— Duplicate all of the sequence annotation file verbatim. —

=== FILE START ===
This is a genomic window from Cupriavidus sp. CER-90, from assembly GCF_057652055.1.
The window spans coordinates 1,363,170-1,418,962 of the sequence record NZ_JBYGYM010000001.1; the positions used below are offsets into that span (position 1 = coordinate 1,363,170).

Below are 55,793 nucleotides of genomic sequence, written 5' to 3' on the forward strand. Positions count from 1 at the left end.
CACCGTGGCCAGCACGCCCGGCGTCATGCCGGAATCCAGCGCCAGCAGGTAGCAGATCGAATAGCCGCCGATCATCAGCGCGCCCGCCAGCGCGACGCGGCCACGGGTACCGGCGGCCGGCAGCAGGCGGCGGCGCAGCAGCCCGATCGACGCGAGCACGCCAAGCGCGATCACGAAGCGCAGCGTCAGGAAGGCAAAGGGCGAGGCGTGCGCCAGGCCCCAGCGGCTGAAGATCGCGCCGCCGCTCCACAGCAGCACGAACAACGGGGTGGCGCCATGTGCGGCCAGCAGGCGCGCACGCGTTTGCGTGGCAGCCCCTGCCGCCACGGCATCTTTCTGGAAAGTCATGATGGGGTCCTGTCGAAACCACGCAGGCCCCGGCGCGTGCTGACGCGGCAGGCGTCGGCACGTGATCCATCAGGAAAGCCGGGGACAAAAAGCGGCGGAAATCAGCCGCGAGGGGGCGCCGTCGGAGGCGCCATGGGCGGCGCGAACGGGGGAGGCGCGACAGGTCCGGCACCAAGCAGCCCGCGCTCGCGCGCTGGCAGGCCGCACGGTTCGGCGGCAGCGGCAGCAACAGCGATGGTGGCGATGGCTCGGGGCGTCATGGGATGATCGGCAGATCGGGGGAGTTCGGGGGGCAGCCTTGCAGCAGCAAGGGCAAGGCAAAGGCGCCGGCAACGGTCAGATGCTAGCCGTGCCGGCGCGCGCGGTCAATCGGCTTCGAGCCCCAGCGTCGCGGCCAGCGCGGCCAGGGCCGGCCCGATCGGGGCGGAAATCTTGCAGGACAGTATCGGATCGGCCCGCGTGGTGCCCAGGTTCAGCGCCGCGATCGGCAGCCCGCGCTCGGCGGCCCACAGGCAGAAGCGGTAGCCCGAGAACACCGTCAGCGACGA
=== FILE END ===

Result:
This is a genomic window from Cupriavidus sp. CER-90, from assembly GCF_057652055.1.
The window spans coordinates 1,363,170-1,418,962 of the sequence record NZ_JBYGYM010000001.1; the positions used below are offsets into that span (position 1 = coordinate 1,363,170).

Below are 55,793 nucleotides of genomic sequence, written 5' to 3' on the forward strand. Positions count from 1 at the left end.
CACCGTGGCCAGCACGCCCGGCGTCATGCCGGAATCCAGCGCCAGCAGGTAGCAGATCGAATAGCCGCCGATCATCAGCGCGCCCGCCAGCGCGACGCGGCCACGGGTACCGGCGGCCGGCAGCAGGCGGCGGCGCAGCAGCCCGATCGACGCGAGCACGCCAAGCGCGATCACGAAGCGCAGCGTCAGGAAGGCAAAGGGCGAGGCGTGCGCCAGGCCCCAGCGGCTGAAGATCGCGCCGCCGCTCCACAGCAGCACGAACAACGGGGTGGCGCCATGTGCGGCCAGCAGGCGCGCACGCGTTTGCGTGGCAGCCCCTGCCGCCACGGCATCTTTCTGGAAAGTCATGATGGGGTCCTGTCGAAACCACGCAGGCCCCGGCGCGTGCTGACGCGGCAGGCGTCGGCACGTGATCCATCAGGAAAGCCGGGGACAAAAAGCGGCGGAAATCAGCCGCGAGGGGGCGCCGTCGGAGGCGCCATGGGCGGCGCGAACGGGGGAGGCGCGACAGGTCCGGCACCAAGCAGCCCGCGCTCGCGCGCTGGCAGGCCGCACGGTTCGGCGGCAGCGGCAGCAACAGCGATGGTGGCGATGGCTCGGGGCGTCATGGGATGATCGGCAGATCGGGGGAGTTCGGGGGGCAGCCTTGCAGCAGCAAGGGCAAGGCAAAGGCGCCGGCAACGGTCAGATGCTAGCCGTGCCGGCGCGCGCGGTCAATCGGCTTCGAGCCCCAGCGTCGCGGCCAGCGCGGCCAGGGCCGGCCCGATCGGGGCGGAAATCTTGCAGGACAGTATCGGATCGGCCCGCGTGGTGCCCAGGTTCAGCGCCGCGATCGGCAGCCCGCGCTCGGCGGCCCACAGGCAGAAGCGGTAGCCCGAGAACACCGTCAGCGACGA